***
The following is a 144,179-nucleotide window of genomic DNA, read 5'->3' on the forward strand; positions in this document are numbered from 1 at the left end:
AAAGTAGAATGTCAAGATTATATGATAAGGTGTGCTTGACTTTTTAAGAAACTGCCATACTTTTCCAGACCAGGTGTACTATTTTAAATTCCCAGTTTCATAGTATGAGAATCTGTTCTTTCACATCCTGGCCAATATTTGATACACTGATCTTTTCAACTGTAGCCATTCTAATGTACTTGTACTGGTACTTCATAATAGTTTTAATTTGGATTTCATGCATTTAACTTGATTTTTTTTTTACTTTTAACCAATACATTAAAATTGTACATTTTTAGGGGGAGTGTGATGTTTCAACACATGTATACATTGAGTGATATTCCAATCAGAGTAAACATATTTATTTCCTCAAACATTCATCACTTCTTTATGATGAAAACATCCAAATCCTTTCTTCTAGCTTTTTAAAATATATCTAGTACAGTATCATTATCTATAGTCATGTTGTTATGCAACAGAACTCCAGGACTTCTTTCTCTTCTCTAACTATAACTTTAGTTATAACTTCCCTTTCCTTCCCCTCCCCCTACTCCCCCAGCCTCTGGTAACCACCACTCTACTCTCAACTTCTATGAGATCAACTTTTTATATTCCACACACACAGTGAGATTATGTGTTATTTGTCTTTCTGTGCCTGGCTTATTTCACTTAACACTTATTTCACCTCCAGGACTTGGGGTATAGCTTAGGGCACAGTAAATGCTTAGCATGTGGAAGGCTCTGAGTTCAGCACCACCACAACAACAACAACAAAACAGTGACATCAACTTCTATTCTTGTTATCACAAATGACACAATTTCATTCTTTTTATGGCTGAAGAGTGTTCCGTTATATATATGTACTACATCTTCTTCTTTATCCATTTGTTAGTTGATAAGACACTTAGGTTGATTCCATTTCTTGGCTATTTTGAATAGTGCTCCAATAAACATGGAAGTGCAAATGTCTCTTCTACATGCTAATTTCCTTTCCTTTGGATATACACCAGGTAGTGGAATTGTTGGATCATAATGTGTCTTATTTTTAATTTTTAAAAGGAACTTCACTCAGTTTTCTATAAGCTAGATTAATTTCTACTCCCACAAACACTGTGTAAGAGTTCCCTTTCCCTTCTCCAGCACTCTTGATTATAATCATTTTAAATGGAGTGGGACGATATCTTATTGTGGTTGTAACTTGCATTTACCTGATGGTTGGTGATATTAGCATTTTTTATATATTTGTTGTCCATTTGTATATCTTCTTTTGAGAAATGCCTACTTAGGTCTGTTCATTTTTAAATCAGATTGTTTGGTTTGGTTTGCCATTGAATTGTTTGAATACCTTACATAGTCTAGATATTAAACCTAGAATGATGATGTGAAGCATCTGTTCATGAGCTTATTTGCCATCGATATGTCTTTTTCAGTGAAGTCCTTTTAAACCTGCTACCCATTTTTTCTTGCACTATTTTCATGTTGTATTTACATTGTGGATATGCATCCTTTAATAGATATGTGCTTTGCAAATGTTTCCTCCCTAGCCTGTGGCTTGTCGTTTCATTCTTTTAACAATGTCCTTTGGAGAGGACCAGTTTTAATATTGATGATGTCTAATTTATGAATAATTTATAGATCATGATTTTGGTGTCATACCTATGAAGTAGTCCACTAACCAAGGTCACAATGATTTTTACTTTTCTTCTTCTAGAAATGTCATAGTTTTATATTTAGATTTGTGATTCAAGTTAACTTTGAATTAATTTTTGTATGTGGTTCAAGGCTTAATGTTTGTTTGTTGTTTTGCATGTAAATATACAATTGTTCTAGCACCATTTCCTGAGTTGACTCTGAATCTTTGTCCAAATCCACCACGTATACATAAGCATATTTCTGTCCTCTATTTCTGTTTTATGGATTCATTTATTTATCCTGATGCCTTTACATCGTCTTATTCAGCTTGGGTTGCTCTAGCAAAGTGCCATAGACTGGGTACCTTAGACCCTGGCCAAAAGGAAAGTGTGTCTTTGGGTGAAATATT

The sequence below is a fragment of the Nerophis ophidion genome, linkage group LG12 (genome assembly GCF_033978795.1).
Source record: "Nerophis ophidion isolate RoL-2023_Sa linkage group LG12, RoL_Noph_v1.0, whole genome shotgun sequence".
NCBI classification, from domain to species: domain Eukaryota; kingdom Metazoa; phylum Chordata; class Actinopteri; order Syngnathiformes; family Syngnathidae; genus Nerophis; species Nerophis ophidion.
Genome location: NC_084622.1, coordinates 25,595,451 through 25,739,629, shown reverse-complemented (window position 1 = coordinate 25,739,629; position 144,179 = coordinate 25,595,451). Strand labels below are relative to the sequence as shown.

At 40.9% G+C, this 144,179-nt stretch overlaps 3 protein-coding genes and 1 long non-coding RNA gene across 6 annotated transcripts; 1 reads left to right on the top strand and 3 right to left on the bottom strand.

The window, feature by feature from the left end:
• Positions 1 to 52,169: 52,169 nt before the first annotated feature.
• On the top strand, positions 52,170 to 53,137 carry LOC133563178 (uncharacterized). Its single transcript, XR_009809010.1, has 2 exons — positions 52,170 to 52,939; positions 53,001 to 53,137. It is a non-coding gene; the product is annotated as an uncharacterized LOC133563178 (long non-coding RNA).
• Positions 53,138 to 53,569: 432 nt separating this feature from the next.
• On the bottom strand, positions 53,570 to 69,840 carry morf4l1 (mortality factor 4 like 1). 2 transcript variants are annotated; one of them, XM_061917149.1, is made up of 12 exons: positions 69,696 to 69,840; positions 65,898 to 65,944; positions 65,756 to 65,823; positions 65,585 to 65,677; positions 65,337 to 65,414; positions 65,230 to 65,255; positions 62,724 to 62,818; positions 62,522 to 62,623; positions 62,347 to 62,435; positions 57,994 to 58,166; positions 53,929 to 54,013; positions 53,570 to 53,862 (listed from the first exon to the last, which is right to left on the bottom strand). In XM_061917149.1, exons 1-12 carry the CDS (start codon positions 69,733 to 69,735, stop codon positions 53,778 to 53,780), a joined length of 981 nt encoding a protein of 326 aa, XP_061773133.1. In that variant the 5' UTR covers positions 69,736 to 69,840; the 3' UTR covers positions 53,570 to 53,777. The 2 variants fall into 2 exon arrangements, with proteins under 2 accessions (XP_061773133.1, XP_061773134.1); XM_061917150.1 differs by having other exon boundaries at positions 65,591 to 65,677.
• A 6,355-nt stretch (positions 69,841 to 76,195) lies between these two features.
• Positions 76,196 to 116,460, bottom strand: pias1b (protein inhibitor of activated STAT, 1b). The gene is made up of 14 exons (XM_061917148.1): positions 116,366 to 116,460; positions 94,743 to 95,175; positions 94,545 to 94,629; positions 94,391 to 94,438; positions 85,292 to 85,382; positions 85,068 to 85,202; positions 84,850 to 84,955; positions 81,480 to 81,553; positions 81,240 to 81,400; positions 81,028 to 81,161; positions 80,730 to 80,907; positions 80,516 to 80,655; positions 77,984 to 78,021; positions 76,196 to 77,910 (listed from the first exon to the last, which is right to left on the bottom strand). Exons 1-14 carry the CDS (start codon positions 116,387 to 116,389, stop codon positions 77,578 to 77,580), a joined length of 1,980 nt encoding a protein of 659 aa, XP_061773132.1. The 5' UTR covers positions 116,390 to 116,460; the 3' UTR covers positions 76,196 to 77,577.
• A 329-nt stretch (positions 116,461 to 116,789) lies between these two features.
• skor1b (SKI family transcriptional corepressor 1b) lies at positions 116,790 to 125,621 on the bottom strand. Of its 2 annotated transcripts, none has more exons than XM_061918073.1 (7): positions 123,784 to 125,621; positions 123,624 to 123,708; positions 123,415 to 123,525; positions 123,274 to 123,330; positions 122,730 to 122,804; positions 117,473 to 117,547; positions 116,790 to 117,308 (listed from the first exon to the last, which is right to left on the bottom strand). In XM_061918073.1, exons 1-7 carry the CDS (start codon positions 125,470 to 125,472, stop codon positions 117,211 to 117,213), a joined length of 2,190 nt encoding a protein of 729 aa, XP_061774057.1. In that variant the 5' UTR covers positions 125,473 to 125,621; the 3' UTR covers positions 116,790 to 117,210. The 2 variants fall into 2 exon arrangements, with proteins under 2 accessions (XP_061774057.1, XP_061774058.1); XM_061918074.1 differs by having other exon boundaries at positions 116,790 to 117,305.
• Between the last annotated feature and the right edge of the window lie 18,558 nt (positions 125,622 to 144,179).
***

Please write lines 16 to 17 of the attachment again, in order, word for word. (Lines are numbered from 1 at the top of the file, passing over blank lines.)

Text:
• skor1b (SKI family transcriptional corepressor 1b) lies at positions 116,790 to 125,621 on the bottom strand. Of its 2 annotated transcripts, none has more exons than XM_061918073.1 (7): positions 123,784 to 125,621; positions 123,624 to 123,708; positions 123,415 to 123,525; positions 123,274 to 123,330; positions 122,730 to 122,804; positions 117,473 to 117,547; positions 116,790 to 117,308 (listed from the first exon to the last, which is right to left on the bottom strand). In XM_061918073.1, exons 1-7 carry the CDS (start codon positions 125,470 to 125,472, stop codon positions 117,211 to 117,213), a joined length of 2,190 nt encoding a protein of 729 aa, XP_061774057.1. In that variant the 5' UTR covers positions 125,473 to 125,621; the 3' UTR covers positions 116,790 to 117,210. The 2 variants fall into 2 exon arrangements, with proteins under 2 accessions (XP_061774057.1, XP_061774058.1); XM_061918074.1 differs by having other exon boundaries at positions 116,790 to 117,305.
• Between the last annotated feature and the right edge of the window lie 18,558 nt (positions 125,622 to 144,179).